Conjunctions Ghost Issue Submission Call

CONJUNCTIONS submission window for the fall 2024 print issue, “Conjunctions: 83, Revenants, The Ghost Issue,” coedited by Joyce Carol Oates and Bradford Morrow, will close on June 1, 2024.

Conjunctions accepts submissions by postal mail year-round. Please visit their submissions page for our editorial address and further instructions.


Ghosts, wraiths, specters. Poltergeists, phantoms, shades. They manifest in many shapes and dispositions in our lives and the literatures of all cultures. From the Egyptian to the Tibetan Book of the Dead, from the Homeric epics to Shakespeare’s King Hamlet, from the Victorian ghosts of Sheridan Le Fanu, Violet Hunt, and M. R. James to Amos Tutuola’s My Life in the Bush of Ghosts, from the ethereal creatures of Poe to the startlingly “realistic” ghosts of Henry James and Edith Wharton, phantasmagoric beings mingle with the living. Nature itself may be “haunted”—an unknowable presence hostile to human intrusion, as in Algernon Blackwood’s classic “The Willows.” Sometimes a ghostly haunting is metaphoric; often it is literal. The Japanese jorōgumo ghost appears as a beautiful maiden but is a lethal spider monster. Buddhism’s hungry ghosts have enormous stomachs and tiny mouths that represent how worldly desires blocked their path to nirvana.

Being a ghost is being stuck in a limbo between vitality and finality. Ghosts are the unliving-living, the not-quite-dead deceased. Stubborn survivors, they are sometimes caught by surprise, traumatized by violence in the midstream of their lives with much left undone, unsaid, or vengeance to wreak upon the living. Other times they cling to their lives with such intensity that their spirits don’t believe they’ve been torn from a familiar earthly place: a childhood house, a forest glade, a hospital. But however the living are unable to “rest in peace,” revenants are left to wander in search of what was lost when they passed away—usually their very selves.

In Revenants, Joyce Carol Oates and Bradford Morrow will bring together a wide array of writers to explore this venerable theme, including Margaret Atwood, Isabel Allende, Carmen Maria Machado, Paul Tremblay, Brandon Hobson, Stephen Graham Jones, and the editors themselves.


  • Conjunctions publishes short- and long-form fiction, poetry, creative nonfiction, and hybrid texts. They do not publish academic essays or book reviews.
  • All submissions must be in English and previously unpublished. They will consider works in translation for which the translator has secured the rights.
  • Although they have no official restrictions regarding word count, most of the manuscripts selected for publication are under 8,000 words long. For poetry submissions, they suggest sending half a dozen poems, depending on length.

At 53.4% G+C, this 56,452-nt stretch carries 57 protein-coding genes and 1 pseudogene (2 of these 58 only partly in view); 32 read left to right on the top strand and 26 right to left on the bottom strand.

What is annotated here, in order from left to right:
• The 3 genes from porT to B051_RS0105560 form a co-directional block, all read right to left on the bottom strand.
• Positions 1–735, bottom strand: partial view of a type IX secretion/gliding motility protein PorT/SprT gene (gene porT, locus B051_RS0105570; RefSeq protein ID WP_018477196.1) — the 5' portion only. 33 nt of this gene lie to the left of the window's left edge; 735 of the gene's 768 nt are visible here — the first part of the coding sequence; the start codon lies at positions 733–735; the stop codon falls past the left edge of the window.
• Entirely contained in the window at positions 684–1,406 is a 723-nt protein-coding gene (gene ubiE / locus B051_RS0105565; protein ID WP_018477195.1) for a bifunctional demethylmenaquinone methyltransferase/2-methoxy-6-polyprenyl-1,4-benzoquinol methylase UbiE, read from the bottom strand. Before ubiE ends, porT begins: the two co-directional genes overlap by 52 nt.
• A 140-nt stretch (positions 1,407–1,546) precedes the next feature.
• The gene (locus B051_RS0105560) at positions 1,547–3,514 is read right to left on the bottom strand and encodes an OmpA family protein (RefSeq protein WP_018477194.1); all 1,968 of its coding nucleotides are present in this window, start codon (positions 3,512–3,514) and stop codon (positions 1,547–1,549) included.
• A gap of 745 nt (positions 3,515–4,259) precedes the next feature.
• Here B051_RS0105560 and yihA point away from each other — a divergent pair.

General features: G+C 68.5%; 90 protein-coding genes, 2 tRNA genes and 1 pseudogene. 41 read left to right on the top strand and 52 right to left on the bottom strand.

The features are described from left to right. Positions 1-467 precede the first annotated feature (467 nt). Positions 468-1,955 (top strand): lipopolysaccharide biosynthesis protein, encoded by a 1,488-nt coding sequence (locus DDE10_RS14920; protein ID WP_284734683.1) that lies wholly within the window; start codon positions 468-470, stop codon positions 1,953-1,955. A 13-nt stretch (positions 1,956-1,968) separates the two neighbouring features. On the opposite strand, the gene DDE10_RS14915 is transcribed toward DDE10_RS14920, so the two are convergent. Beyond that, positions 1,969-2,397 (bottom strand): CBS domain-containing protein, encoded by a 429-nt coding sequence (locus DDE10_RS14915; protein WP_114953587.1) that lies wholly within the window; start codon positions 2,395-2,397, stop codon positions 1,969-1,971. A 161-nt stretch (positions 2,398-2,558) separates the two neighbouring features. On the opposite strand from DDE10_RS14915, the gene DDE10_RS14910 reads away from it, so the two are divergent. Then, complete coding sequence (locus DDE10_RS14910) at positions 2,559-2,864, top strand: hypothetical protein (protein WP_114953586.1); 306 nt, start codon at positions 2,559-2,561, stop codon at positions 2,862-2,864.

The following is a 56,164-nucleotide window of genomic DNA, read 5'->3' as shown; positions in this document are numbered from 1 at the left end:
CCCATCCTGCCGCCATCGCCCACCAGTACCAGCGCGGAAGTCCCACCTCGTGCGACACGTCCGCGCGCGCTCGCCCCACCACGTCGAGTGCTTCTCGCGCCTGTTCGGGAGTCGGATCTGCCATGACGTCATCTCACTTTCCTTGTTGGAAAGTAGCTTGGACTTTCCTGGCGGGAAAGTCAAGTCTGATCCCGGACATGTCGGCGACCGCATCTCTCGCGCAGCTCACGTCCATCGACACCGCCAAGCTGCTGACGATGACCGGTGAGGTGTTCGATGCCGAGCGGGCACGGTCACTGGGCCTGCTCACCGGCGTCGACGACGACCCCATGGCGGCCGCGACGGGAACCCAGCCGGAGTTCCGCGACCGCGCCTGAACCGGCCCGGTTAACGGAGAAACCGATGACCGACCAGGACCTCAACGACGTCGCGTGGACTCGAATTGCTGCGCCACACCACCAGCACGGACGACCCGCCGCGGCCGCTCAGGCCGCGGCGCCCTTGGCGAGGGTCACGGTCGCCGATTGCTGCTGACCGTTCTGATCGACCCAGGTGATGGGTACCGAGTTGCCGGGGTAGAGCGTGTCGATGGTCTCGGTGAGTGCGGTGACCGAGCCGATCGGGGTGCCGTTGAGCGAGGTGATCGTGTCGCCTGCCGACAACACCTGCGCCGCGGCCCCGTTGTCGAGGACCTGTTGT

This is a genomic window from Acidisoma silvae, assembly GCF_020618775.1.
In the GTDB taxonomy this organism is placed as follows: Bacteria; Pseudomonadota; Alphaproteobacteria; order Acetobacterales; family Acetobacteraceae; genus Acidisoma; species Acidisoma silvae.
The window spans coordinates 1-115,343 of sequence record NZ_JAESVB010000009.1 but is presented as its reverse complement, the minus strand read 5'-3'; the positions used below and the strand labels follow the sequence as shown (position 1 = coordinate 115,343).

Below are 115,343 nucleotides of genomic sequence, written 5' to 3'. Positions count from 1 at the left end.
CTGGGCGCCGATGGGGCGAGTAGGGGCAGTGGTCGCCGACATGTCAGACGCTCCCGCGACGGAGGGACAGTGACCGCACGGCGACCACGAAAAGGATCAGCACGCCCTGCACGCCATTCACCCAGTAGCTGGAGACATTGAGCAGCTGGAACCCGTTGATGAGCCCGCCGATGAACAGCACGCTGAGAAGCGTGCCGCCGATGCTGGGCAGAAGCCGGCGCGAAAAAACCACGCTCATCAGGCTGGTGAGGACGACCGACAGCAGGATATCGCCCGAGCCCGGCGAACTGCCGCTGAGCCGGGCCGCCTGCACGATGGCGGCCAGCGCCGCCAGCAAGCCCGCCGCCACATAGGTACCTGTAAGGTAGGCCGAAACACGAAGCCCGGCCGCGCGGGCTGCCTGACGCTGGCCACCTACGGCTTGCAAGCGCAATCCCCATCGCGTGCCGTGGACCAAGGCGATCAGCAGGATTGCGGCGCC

• Along with your manuscript, please include a brief cover letter. Be sure to list your name, the title of your submission, and your email address.
  • Former contributor to Conjunctions, in print or online? Please note this in your cover letter.
  • All submissions are also considered for publication in the weekly online magazine, which is not subject to thematic restrictions.
  • They cannot accept revisions after a manuscript has been submitted. If a manuscript is accepted, there will be an opportunity to make edits then.
  • While they strongly prefer to receive exclusive submissions, simultaneous submissions are permitted. If a simultaneous submission is accepted elsewhere, please withdraw it from Submittable.
  • Their small editorial staff reads every manuscript carefully and tries to respond to submissions in a timely manner.
  • If a manuscript is accepted for publication online or in print, editors will contact the author via email and Submittable.
  • Writers published in print issues of Conjunctions receive a small honorarium from our publisher, Bard College.


Are you familiar with our work? Sign up for our newsletter to read new writing in our online magazine every week, subscribe to our print biannual, or order a back issue.

Conjunctions charges a $3 submission fee to help us cover administration expenses. If this fee is a hardship, please email and we will waive the cost. If a disability prevents you from using Submittable, please call 845-758-7054 or email

Love our publications? Support Conjunctions by making a tax-deductible donation.

Leave a Reply

Your email address will not be published. Required fields are marked *